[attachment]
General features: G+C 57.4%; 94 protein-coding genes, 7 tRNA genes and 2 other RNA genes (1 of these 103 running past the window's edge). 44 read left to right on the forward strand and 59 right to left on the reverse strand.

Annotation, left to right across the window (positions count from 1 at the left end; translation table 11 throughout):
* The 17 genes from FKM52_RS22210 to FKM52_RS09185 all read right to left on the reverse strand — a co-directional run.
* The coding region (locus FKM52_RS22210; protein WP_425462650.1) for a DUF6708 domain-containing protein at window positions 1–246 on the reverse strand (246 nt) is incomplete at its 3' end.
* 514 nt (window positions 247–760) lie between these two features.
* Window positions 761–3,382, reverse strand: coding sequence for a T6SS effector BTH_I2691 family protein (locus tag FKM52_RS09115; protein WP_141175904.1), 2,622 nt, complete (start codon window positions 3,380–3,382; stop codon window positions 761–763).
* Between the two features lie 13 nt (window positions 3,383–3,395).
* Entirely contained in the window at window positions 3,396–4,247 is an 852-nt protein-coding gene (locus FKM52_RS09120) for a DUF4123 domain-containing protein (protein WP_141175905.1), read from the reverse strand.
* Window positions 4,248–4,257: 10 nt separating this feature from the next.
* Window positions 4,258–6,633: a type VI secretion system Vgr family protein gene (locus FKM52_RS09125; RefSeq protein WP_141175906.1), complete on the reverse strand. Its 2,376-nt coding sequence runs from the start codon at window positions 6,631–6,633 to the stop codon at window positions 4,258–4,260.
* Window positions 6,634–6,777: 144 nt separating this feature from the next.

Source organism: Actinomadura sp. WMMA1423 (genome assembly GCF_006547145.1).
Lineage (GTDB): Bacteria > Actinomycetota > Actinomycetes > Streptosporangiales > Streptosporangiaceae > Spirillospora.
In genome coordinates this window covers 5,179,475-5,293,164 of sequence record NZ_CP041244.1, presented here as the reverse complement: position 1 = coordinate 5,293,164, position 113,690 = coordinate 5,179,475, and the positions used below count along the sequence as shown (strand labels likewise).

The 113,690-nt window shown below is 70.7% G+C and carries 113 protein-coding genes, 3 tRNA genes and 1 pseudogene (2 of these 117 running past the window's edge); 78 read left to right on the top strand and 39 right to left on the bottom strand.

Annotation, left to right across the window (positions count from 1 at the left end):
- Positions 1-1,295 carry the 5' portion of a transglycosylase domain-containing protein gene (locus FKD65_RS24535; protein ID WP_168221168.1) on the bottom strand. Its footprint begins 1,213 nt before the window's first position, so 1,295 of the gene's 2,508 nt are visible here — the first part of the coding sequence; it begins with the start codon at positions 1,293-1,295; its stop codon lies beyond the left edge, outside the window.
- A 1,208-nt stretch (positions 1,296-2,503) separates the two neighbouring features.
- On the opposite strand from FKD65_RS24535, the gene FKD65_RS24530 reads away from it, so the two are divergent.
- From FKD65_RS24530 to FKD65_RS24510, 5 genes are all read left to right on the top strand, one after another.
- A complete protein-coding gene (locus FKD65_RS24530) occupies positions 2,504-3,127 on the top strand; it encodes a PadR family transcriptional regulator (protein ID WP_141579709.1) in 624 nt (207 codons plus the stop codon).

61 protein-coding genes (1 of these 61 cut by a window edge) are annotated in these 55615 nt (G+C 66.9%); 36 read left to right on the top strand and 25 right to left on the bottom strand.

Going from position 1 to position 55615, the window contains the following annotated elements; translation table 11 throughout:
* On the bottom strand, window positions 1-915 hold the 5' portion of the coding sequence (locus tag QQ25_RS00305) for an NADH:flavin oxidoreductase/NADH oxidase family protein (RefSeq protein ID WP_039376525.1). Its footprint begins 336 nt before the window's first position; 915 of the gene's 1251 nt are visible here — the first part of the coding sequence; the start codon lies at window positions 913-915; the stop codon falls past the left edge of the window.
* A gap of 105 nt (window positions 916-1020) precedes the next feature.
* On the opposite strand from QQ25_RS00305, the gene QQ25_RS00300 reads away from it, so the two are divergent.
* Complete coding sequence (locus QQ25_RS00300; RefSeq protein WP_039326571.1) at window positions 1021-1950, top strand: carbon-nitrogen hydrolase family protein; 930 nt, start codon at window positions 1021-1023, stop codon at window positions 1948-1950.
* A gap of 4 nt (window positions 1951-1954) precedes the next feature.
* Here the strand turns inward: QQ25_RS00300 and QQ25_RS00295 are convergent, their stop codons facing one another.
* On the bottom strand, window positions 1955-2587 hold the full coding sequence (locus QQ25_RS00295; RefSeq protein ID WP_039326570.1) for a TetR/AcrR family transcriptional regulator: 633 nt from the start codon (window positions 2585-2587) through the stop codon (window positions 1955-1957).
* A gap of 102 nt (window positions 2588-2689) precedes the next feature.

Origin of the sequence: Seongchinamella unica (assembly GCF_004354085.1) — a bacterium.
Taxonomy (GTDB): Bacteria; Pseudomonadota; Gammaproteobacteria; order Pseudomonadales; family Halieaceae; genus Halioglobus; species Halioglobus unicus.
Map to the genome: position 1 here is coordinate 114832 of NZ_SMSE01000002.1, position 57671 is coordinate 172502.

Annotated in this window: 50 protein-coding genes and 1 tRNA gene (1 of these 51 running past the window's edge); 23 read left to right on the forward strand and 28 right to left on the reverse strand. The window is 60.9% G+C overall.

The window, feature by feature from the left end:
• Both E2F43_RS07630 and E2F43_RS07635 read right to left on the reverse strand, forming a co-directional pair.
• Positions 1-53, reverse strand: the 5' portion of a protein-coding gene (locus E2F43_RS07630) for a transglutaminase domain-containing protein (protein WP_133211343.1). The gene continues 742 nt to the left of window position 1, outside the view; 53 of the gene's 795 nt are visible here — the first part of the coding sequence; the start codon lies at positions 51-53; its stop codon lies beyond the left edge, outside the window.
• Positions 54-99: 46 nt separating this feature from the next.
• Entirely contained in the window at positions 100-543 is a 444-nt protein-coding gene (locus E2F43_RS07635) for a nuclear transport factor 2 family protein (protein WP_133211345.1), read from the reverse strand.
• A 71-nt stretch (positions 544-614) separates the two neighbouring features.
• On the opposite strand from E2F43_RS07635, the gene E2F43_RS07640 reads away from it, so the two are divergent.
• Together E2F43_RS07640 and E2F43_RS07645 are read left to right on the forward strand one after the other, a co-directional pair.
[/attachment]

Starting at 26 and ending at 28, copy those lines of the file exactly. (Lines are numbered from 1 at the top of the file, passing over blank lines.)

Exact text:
* On the opposite strand from QQ25_RS00305, the gene QQ25_RS00300 reads away from it, so the two are divergent.
* Complete coding sequence (locus QQ25_RS00300; RefSeq protein WP_039326571.1) at window positions 1021-1950, top strand: carbon-nitrogen hydrolase family protein; 930 nt, start codon at window positions 1021-1023, stop codon at window positions 1948-1950.
* A gap of 4 nt (window positions 1951-1954) precedes the next feature.